An analysis of niccolo machiavellis dissertation on lesser republics
But how are we to square this with his statements in The Prince? At times when ordinary Roman citizens wrongly supposed that a law or institution was designed to oppress them, they could be persuaded that their beliefs are mistaken … [through] the remedy of assemblies, in which some man of influence gets up and makes a speech showing them how they are deceiving themselves.
Machiavelli view on political power
Although there has been much debate about whether Machiavelli was truly a friend of princes and tyrants or of republics, and hence whether we should dismiss one or another facet of his writing as ancillary or peripheral, the questions seems irresolvable. Constitution came more directly from Locke and Montesquieu. Machiavelli's argument in The Prince is designed to demonstrate that politics can only coherently be defined in terms of the supremacy of coercive power; authority as a right to command has no independent status. Mansfield, Harvey C. Second, observing that all human beings harbor desires, that in seeking to fulfill our desires, we come into conflict, and that we thus constantly attempt to acquire more property in order to protect what we already have, he sees that human beings generally resist the rule of others and can be made reliably to obey only from fear. Concomitantly, a Machiavellian perspective directly attacks the notion of any grounding for authority independent of the sheer possession of power. The ruler who lives by his rights alone will surely wither and die by those same rights, because in the rough-and-tumble of political conflict those who prefer power to authority are more likely to succeed. As Machiavelli emphasizes at the end of Chapter 18 of The Prince, people ultimately judge politicians by the results of their policies—whether their government preserves their lives, families, property, and liberty. Indeed, this is precisely why successive French monarchs have left their people disarmed: they sought to maintain public security and order, which for them meant the elimination of any opportunities for their subjects to wield arms. Meanwhile, Machiavelli's enforced retirement led him to other literary activities. Few of the rest of us can see their inner motives. Whether it is any more plausible to hold out hope for the creation of more responsive republican institutions than to demand flexibility in the personal qualities of princes is not directly examined by the Discourses. Rahe, Paul A.
How is your Machiavelli different from theirs? Machiavelli reinforces the association of Fortuna with the blind strength of nature by explaining that political success depends upon appreciation of the operational principles of Fortuna.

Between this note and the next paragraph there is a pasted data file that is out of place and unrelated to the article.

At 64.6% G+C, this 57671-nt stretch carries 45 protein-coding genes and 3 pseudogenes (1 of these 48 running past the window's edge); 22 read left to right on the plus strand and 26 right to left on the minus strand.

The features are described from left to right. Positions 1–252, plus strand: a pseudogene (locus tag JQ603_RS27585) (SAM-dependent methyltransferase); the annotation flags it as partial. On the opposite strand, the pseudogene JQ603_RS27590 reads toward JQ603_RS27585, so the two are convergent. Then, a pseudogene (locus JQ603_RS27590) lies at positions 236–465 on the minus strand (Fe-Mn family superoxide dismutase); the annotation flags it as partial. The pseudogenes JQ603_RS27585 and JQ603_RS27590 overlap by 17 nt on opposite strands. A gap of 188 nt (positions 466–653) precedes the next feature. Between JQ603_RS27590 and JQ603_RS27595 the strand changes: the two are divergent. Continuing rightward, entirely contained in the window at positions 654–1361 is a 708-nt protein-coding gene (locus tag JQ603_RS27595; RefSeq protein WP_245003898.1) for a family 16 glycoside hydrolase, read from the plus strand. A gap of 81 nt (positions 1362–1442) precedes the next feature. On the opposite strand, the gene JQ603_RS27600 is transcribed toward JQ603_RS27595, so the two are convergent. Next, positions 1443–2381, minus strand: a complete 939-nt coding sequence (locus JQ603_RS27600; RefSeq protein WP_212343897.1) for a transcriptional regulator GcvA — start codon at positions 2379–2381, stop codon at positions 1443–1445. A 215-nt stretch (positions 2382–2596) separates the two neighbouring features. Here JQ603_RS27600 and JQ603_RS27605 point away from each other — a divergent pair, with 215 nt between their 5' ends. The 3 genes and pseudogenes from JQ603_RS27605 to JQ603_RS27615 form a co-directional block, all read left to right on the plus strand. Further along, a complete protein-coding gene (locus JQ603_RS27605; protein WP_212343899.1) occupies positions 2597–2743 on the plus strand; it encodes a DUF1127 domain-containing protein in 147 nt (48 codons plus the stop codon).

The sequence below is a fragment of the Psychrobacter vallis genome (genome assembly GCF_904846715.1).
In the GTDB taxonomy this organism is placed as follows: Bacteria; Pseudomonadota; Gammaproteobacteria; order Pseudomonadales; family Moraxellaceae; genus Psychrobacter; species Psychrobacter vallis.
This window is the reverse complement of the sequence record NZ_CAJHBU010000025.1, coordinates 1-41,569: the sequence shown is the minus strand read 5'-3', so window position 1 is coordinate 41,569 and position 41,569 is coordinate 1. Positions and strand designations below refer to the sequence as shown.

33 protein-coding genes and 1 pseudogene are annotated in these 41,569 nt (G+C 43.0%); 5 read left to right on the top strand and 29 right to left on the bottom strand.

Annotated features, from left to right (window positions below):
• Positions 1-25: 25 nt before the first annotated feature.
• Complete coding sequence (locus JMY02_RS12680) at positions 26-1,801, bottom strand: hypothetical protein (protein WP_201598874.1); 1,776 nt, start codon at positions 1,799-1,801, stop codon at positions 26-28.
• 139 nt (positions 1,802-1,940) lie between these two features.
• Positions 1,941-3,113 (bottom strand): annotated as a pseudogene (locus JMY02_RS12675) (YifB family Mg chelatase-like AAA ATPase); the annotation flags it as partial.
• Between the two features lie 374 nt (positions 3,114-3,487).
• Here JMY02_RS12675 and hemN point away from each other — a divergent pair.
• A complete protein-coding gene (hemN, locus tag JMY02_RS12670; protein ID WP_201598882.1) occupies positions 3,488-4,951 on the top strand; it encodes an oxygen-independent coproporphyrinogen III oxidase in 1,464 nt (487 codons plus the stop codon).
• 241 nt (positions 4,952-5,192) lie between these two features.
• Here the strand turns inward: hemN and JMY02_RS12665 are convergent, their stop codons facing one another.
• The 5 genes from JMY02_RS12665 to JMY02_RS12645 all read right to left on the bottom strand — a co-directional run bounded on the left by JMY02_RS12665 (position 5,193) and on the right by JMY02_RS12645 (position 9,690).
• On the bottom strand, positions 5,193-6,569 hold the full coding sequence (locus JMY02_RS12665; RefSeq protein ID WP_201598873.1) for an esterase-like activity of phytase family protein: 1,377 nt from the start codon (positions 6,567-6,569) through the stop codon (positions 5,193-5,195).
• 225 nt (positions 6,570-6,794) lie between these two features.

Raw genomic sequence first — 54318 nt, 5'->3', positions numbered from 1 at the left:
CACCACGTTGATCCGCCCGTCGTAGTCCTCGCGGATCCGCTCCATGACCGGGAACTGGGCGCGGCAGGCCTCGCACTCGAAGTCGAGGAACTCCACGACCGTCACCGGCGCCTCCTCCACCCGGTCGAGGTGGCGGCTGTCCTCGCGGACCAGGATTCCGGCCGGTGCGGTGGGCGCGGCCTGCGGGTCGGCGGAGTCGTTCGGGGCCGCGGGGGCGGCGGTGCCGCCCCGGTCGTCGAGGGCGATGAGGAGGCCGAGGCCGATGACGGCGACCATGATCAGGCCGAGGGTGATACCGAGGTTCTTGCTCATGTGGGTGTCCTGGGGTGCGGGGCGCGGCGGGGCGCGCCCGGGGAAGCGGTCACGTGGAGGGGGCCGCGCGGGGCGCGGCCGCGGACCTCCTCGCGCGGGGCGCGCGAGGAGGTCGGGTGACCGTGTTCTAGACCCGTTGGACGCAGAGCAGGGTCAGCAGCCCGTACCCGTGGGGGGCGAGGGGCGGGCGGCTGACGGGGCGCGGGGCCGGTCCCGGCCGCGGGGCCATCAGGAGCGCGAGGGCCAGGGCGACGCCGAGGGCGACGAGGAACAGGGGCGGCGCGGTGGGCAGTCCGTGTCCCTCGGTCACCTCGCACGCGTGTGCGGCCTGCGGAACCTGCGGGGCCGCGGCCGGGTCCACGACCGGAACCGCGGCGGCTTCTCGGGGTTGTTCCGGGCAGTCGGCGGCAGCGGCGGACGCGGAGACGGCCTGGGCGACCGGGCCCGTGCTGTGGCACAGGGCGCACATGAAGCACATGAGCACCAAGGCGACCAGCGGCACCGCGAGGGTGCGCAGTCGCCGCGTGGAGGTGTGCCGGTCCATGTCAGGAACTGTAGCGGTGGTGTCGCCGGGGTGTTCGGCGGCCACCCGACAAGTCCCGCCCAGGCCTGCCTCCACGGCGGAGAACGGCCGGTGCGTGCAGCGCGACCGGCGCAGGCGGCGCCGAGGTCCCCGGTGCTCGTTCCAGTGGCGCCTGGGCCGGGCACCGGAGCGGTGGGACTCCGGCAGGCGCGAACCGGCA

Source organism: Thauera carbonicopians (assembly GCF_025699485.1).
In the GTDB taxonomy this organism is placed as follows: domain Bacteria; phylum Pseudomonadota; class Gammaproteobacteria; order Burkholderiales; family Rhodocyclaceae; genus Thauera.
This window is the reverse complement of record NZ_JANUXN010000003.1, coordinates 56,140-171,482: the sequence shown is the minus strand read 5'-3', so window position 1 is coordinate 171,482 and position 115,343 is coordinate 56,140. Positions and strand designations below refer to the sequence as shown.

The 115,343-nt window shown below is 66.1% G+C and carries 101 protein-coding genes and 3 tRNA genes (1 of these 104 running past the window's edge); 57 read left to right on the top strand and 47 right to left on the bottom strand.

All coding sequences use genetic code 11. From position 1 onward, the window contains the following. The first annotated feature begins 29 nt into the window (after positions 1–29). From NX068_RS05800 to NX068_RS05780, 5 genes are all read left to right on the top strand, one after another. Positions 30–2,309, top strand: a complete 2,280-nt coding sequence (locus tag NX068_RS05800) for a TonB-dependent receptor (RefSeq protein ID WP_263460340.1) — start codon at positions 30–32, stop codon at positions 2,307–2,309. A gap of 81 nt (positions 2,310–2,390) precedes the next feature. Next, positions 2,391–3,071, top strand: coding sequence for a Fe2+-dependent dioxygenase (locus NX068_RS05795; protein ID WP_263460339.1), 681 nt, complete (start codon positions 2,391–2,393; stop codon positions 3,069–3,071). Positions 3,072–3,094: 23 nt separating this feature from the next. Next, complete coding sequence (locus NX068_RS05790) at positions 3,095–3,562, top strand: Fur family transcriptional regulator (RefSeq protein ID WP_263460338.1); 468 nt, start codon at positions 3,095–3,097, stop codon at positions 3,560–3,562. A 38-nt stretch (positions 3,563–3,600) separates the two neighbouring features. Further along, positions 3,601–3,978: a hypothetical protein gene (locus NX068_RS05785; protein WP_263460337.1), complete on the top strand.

Yet Machiavelli himself apparently harbored severe doubts about whether human beings were psychologically capable of generating such flexible dispositions within themselves.
This connects to the claim in the Discourses that the popular elements within the community form the best safeguard of civic liberty as well as the most reliable source of decision-making about the public good. This is the limit of monarchic rule: even the best kingdom can do no better than to guarantee to its people tranquil and orderly government.
He emphasizes these harsh truths because he thinks that many of his readers have been able—or led—to forget them, and have suffered greatly as a result. He substantiates this assertion by reference to the observable realities of political affairs and public life as well as by arguments revealing the self-interested nature of all human conduct.
At the same time the people would be reminded of the heavy price to be paid by one who chooses not to obey the law. Changing events require flexibility of response, and since it is psychologically implausible for human character to change with the times, the republic offers a viable alternative: people of different qualities fit different exigencies.
Machiavelli on religion
Viroli considers, by contrast, the historical attitudes toward the Christian religion as manifested in the Florentine republic of Machiavelli's day. Machiavelli suggests that drastic measures may be necessary in order to reawaken the fear that initially convinced people to establish and obey a government led by their most virtuous citizens. Without exception the authority of states and their laws will never be acknowledged when they are not supported by a show of power which renders obedience inescapable. Discourses CW His two major works were, in other words, coherent. The problem is not merely that the ruler of a disarmed nation is in thrall to the military prowess of foreigners. Translated as Republicanism, Anthony Shugaar trans. The exception is his description of the Roman army, which lost its virtue, according to Machiavelli, when ordered to fight by the decemvirs who had denied the plebs any part in the government. Usually Locke and Montesquieu are spoken of in that light, so your thesis is pretty controversial, no? And The Prince speaks with equal parts disdain and admiration about the contemporary condition of the Church and its Pope CW 29, 44—46, 65, 91—
For example, the people can never be persuaded that it is good to appoint to an office a man of infamous or corrupt habits, whereas a prince may easily and in a vast variety of ways be persuaded to do this.
based on 86 review